There are people today who are seeking a more ‘primal lifestyle.’ Mark Sisson (check out Marksdailyapple.com) discusses the question of hunter-gatherer longevity here. He espouses sunbathing, walking barefoot, eating natural, staying active — lots of common sense things that a lot of us in the first world have to make an effort to do. David Wolfe is another nutritionist who espouses a more eco-conscious, enlightened lifestyle. This type of thinking looks backwards as well as forwards; it is progressive, alternative and visionary while cherishing ancient wisdom and common sense.

I think my personal utopia would constitute a blend. It would be closely in tune with nature and do as little harm to the earth and its creatures as possible. It would feature composting and gardening. Yet I would also want access to the internet and the world’s knowledge. I would like proximity to people whom I care about, a family and community that supports one another, yet I would want solitude and total freedom. I would like to retain the ability to travel and to experience diverse cultures, Latin, European and beyond. I’m not sure if this personal utopia is possible; according to my dad, it isn’t. Yet you can’t stop the human spirit from striving.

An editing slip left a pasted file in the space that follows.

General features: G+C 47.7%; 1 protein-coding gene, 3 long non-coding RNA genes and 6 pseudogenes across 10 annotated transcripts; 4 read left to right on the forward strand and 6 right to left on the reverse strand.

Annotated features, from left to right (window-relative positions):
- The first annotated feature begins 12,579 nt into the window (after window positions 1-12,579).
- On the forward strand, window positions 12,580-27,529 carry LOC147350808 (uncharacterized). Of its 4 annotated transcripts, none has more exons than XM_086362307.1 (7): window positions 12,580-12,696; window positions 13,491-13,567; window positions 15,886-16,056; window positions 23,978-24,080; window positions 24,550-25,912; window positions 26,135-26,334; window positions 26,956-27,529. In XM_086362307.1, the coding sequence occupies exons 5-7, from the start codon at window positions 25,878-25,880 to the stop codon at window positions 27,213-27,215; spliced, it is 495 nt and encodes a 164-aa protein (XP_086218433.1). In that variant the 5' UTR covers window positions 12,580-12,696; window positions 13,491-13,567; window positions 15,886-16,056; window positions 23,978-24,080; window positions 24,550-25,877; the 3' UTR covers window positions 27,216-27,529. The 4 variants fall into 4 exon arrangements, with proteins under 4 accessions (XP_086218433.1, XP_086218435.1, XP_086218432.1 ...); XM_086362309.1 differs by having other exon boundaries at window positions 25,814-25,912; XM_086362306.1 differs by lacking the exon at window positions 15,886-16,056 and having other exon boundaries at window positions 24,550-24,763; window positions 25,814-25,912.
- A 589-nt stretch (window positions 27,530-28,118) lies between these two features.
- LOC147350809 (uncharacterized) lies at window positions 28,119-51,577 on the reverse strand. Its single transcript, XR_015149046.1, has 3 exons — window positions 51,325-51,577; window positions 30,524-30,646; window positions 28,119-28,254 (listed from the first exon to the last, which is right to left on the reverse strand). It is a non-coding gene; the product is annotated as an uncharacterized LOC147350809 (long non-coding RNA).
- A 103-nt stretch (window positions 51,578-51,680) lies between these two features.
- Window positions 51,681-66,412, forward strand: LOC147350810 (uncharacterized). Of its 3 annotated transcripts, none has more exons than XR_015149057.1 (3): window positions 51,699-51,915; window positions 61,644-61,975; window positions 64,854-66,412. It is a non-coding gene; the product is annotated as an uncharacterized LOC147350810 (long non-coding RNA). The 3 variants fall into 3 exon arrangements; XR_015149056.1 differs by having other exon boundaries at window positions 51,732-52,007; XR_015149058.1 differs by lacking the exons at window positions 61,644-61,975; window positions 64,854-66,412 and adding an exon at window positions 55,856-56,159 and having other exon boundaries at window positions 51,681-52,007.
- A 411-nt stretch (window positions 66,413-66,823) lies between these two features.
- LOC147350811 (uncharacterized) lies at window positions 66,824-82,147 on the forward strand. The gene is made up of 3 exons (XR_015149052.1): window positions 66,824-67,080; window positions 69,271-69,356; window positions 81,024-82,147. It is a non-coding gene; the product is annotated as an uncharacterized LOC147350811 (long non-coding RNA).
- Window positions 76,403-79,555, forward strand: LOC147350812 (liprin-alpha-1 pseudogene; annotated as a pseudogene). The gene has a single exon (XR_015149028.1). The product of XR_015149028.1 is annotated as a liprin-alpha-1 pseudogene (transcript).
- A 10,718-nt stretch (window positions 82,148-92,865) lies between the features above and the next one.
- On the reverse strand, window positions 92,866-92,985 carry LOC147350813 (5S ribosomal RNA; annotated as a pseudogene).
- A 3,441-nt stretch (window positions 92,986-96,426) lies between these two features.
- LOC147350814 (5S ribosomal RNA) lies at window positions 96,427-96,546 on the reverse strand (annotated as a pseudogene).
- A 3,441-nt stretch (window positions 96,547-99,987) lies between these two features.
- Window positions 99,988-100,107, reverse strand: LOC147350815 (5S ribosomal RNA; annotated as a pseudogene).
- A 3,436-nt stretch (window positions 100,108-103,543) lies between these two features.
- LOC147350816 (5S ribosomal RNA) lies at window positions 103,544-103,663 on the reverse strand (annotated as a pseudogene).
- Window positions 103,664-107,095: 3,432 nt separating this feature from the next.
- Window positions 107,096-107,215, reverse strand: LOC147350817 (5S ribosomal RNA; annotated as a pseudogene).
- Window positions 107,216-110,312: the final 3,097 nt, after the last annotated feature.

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Paying for what once was free

“I fear that he who walks over these fields a century hence will not know the pleasure of knocking off wild apples. Ah, poor man, there are many pleasures which he will not know!… And the end of it all will be that we shall be compelled to look for our apples in a barrel.” — Henry  David Thoreau